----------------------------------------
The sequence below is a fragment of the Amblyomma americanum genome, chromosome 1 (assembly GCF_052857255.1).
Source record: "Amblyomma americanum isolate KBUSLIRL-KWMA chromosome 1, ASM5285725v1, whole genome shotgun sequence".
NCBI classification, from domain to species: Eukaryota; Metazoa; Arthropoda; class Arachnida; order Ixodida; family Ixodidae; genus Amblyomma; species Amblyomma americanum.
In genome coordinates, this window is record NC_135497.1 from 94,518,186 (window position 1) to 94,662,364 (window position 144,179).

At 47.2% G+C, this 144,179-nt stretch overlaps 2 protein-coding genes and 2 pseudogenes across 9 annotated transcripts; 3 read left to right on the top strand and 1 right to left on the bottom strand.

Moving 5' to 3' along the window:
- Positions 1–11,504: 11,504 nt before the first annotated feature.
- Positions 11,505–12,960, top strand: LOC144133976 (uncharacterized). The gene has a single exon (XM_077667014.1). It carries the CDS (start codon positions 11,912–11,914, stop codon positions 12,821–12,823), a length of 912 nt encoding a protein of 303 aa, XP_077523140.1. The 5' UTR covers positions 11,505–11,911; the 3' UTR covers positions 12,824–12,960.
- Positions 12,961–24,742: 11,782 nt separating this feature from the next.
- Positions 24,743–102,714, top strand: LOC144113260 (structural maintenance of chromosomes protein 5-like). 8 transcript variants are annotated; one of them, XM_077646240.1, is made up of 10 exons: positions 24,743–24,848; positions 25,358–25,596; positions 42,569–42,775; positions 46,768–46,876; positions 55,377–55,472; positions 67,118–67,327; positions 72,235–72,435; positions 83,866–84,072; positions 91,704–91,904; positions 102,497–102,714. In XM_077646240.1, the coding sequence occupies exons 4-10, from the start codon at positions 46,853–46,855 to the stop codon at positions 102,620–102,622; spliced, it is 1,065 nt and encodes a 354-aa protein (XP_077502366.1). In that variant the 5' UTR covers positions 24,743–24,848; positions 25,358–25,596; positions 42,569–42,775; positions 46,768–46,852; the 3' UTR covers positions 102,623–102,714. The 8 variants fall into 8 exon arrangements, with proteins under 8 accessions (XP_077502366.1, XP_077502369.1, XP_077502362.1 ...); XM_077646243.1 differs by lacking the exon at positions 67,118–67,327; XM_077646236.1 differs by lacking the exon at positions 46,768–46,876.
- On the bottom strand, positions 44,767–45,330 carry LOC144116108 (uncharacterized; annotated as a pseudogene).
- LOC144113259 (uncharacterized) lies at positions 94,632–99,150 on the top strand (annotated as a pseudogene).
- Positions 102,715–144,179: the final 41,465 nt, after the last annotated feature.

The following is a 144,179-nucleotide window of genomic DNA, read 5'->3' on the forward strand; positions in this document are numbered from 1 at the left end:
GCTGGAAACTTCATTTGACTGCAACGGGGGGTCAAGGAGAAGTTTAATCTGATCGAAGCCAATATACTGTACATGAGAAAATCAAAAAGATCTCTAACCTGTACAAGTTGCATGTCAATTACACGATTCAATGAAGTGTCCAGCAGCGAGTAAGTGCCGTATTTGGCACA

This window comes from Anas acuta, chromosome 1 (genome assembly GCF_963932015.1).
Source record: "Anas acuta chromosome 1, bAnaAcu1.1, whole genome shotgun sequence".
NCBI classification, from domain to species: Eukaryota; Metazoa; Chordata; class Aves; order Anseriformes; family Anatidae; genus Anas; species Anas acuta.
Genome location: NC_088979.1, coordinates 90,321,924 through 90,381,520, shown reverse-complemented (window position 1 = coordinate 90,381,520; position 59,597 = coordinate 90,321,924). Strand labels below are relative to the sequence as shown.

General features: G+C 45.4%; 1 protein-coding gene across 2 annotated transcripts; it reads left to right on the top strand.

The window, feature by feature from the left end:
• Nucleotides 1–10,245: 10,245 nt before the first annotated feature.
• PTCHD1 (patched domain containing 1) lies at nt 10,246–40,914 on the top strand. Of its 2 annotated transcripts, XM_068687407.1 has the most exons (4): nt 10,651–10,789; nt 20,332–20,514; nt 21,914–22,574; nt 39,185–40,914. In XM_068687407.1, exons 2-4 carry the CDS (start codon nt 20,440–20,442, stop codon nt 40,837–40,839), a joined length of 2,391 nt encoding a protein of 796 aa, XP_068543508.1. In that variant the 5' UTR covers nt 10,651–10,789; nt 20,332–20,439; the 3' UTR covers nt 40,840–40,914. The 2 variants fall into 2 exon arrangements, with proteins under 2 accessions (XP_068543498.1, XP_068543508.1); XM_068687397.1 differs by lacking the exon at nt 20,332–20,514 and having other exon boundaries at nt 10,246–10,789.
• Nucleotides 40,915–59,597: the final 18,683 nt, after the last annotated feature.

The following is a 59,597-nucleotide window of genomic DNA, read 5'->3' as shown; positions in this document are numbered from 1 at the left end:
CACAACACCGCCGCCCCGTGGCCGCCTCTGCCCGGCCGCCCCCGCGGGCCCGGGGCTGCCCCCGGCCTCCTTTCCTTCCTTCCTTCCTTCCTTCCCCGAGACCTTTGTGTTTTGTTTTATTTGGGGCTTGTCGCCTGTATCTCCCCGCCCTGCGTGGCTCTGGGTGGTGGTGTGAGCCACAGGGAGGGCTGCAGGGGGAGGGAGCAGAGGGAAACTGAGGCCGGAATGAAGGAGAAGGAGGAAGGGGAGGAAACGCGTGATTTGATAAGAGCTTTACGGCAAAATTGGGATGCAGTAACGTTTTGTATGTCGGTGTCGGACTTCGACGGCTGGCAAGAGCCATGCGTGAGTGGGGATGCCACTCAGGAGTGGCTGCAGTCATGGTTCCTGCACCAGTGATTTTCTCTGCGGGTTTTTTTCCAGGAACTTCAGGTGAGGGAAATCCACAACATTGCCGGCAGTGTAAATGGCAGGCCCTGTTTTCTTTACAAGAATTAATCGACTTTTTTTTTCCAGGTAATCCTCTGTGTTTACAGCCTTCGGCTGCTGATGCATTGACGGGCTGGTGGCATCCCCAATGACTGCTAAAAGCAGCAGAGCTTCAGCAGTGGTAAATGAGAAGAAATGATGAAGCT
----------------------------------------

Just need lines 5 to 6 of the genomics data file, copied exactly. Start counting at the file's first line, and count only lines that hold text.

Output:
At 47.2% G+C, this 144,179-nt stretch overlaps 2 protein-coding genes and 2 pseudogenes across 9 annotated transcripts; 3 read left to right on the top strand and 1 right to left on the bottom strand.

Moving 5' to 3' along the window: